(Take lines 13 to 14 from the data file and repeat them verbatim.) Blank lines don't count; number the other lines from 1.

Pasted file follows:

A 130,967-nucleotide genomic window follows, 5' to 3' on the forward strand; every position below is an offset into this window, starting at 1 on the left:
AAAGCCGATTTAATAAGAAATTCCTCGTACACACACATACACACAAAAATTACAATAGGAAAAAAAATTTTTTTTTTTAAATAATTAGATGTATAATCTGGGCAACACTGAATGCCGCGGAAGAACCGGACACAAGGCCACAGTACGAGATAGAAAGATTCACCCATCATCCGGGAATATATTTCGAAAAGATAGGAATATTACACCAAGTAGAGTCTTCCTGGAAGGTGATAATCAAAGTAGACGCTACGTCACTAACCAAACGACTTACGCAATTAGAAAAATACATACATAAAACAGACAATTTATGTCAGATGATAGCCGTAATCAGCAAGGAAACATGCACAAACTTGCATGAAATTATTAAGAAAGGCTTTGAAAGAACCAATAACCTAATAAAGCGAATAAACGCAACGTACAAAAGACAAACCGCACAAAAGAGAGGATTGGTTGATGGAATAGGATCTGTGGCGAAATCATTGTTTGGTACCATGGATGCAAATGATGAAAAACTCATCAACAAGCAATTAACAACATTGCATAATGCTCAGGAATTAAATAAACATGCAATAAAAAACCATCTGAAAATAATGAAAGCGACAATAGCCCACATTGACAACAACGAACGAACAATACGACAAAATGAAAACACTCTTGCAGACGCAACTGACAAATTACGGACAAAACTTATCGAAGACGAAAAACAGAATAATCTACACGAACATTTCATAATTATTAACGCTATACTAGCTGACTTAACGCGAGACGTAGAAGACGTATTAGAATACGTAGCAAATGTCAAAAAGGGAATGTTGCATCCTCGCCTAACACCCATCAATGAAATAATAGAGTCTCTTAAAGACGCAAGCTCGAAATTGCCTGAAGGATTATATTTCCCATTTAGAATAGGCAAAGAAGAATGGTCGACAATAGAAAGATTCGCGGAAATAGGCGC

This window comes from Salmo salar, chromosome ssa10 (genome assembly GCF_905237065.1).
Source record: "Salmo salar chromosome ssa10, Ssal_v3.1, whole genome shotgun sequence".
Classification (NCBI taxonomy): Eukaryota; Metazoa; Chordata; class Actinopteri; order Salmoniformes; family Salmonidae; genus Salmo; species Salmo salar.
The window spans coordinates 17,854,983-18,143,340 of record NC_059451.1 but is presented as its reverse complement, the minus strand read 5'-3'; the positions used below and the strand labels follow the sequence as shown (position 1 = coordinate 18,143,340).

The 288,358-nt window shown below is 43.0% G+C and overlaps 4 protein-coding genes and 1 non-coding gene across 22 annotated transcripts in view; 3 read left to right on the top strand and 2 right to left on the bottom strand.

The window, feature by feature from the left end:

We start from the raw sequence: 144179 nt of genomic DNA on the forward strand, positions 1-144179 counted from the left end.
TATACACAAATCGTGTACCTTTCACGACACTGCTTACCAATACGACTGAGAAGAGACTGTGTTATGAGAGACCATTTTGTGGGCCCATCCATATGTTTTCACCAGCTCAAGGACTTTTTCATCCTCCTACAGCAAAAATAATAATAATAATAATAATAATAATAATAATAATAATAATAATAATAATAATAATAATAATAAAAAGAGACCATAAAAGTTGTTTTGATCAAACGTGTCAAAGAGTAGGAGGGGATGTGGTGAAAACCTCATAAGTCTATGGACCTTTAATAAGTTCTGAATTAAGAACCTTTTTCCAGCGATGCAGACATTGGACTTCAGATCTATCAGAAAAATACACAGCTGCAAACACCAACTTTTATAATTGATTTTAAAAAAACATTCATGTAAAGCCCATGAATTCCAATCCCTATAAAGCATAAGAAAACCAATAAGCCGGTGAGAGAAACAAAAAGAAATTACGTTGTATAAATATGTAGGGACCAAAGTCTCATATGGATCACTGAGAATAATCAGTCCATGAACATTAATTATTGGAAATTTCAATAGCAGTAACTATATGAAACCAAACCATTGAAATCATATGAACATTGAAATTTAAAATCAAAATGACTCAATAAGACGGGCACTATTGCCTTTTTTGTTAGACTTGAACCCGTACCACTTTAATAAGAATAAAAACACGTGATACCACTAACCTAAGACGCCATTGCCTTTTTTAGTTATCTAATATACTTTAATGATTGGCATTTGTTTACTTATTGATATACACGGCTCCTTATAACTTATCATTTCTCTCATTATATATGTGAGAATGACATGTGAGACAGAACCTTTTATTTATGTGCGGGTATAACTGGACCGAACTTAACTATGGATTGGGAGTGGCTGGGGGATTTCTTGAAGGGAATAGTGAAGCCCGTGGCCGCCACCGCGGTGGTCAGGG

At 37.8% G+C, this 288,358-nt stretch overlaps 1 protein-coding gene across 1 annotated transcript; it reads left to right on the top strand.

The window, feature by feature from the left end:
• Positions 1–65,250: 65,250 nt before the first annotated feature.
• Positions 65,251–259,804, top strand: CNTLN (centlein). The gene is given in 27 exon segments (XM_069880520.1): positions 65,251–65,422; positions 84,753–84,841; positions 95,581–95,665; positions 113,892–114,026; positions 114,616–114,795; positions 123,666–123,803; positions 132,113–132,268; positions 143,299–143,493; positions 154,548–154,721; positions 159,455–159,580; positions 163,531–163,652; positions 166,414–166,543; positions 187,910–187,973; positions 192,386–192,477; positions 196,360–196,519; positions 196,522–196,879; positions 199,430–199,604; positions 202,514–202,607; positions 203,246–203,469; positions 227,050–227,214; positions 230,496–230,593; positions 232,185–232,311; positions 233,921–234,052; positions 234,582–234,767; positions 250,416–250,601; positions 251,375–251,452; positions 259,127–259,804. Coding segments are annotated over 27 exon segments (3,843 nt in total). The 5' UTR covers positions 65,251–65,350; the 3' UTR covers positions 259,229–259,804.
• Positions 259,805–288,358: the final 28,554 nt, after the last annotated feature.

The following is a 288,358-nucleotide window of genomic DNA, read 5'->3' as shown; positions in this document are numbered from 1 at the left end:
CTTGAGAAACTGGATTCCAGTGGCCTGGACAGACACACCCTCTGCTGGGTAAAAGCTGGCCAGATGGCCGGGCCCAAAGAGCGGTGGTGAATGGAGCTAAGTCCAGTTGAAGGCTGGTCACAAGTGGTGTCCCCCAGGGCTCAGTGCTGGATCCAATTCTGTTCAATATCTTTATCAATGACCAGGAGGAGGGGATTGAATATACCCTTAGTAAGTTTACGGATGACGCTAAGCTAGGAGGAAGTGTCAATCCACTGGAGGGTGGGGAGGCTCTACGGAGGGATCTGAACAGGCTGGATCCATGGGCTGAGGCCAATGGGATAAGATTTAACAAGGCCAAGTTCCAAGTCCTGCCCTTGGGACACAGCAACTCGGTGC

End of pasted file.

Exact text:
• Positions 1–65,250: 65,250 nt before the first annotated feature.
• Positions 65,251–259,804, top strand: CNTLN (centlein). The gene is given in 27 exon segments (XM_069880520.1): positions 65,251–65,422; positions 84,753–84,841; positions 95,581–95,665; positions 113,892–114,026; positions 114,616–114,795; positions 123,666–123,803; positions 132,113–132,268; positions 143,299–143,493; positions 154,548–154,721; positions 159,455–159,580; positions 163,531–163,652; positions 166,414–166,543; positions 187,910–187,973; positions 192,386–192,477; positions 196,360–196,519; positions 196,522–196,879; positions 199,430–199,604; positions 202,514–202,607; positions 203,246–203,469; positions 227,050–227,214; positions 230,496–230,593; positions 232,185–232,311; positions 233,921–234,052; positions 234,582–234,767; positions 250,416–250,601; positions 251,375–251,452; positions 259,127–259,804. Coding segments are annotated over 27 exon segments (3,843 nt in total). The 5' UTR covers positions 65,251–65,350; the 3' UTR covers positions 259,229–259,804.